Tuesday, March 15, 2011

Why Amy, you're positively glowing!

In a flash of original micro-journalistic reporting - for which she is so justly famous - Mary Lahammer tweets yesterday:

Why yes, Senator Koch, Japan is in the Eastern Hemisphere; we're in the Western Hemisphere. That fact alone makes it completely different. When it's day here, it's night there! The inapplicability of Japan's nuclear troubles to reactors here could hardly be more obvious! They're the difference between night and day.

We will give the state senator and leader of the Senate - our own Mrs. Malaprop - the benefit of the doubt and believe that she meant "geologically." As if that really made much difference.

People who have been following the expanding nuclear catastrophe in Japan know the problem with the reactors is not the earthquake per se. It's the fact that backup pumps to circulate water to cool the reactors after they shut down have failed. Let me ask you a few questions.
Have your ever had a power failure at home?  
Does your snow blower or lawn mower start up the first time, every time? 
Have you ever had a flashlight, cell phone, or radio quit operating because the batteries went dead?
 Although these are mundane examples, they are exactly the kind of issues that the engineers in Japan are dealing with now. Only they don't have the luxury of waiting for the power to come back on, taking the mower or the blower to the hardware store, or sending out for fresh batteries.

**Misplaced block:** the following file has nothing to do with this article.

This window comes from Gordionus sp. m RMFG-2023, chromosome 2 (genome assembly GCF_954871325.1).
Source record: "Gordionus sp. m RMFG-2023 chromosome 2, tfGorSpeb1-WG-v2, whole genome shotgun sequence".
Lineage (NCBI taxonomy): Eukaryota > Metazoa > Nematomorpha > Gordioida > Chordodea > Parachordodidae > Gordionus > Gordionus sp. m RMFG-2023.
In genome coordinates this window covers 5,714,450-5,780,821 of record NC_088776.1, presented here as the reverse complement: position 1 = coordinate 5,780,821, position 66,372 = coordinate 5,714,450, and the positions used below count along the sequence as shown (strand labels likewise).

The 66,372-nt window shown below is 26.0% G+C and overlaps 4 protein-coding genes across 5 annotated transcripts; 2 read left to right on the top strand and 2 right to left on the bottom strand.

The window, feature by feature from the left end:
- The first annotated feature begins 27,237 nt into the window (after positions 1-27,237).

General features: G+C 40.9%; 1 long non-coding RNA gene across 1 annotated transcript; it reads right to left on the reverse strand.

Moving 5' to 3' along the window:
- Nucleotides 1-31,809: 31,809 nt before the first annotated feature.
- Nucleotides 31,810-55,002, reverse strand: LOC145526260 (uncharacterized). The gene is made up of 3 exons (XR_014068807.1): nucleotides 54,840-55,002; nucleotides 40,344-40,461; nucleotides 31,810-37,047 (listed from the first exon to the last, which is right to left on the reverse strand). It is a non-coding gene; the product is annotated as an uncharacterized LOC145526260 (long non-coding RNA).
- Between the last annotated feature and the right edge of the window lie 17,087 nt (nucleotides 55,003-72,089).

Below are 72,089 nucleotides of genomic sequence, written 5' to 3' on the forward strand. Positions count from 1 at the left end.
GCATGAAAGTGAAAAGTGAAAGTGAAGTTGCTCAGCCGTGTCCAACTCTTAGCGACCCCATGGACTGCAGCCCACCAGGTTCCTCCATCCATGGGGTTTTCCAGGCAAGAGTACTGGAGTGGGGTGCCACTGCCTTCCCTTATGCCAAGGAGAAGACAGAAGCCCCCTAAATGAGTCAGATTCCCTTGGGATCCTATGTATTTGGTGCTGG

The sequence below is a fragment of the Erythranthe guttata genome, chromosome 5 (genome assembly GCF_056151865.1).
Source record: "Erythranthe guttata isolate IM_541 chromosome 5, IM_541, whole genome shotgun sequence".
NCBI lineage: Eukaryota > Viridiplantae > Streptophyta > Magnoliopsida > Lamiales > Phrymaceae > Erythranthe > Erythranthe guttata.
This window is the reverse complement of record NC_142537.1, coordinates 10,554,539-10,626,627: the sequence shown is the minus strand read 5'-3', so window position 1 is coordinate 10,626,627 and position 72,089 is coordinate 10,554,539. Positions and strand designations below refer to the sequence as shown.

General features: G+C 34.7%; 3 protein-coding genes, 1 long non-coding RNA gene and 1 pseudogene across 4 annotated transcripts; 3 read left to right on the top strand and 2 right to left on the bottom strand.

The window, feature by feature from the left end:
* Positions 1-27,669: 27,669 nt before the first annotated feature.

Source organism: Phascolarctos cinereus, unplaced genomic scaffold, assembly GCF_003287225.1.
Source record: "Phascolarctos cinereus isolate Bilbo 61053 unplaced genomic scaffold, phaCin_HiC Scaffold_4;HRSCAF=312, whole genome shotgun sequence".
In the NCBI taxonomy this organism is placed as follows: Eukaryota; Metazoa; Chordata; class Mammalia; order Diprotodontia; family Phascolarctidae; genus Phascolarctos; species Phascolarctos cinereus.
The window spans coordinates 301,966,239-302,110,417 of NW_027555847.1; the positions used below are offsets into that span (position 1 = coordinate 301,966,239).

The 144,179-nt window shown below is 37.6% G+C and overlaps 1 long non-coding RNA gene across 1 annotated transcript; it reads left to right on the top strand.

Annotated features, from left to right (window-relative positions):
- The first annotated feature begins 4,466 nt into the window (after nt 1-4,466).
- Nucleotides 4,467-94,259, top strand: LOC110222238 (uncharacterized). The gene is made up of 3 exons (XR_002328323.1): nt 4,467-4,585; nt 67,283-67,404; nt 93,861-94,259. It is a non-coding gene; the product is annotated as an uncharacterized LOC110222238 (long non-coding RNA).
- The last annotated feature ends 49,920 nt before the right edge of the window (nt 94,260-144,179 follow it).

They are, in other words, screwed.

Last Thursday, could these same engineers have conceived of a scenario from which they could not recover? Of course not. This is, of course, the Black Swan, and I don't mean Natalie Portman:

The [Black Swan] theory was developed by Nassim Nicholas Taleb to explain:
  1. The disproportionate role of high-impact, hard to predict, and rare events that are beyond the realm of normal expectations in history, science, finance and technology
  2. The non-computability of the probability of the consequential rare events using scientific methods (owing to the very nature of small probabilities)
  3. The psychological biases that make people individually and collectively blind to uncertainty and unaware of the massive role of the rare event in historical affairs
Who does #3, especially, remind you of?

Parenthetically (and pathetically, too!), some of you may remember that King Banaian tried to pin the I-35W bridge failure on the Black Swan. That was a frame up, of course, in view of the mounting evidence of the weakness of the bridge available to the MnDOT before the collapse.

(Gee, I wonder how now Rep. Banaian voted on the nuclear power moratorium? I guess I missed his stirring speech about the Black Swan on the floor of the House.)

But nuclear accidents do fit well within the Black Swan modality. Small - vanishingly small - probability of occurrence, but so catastrophic when they do that the only way to avoid the risk is not engage in the behavior at all. Note, too, that vanishingly small doesn't mean almost never; the current reactor meltdowns in Japan (because that is what is happening) is the third nuclear event world wide in thirty years. And only one out of three had anything to do with "geography."

There are so many ways that a commercial-sized nuclear reactor can go wrong that we literally have not thought of yet. It is titanic hubris to believe otherwise. It would also be titanically foolish to accept the blandishments of a word mangler like Amy Koch for the safety of nuclear power.

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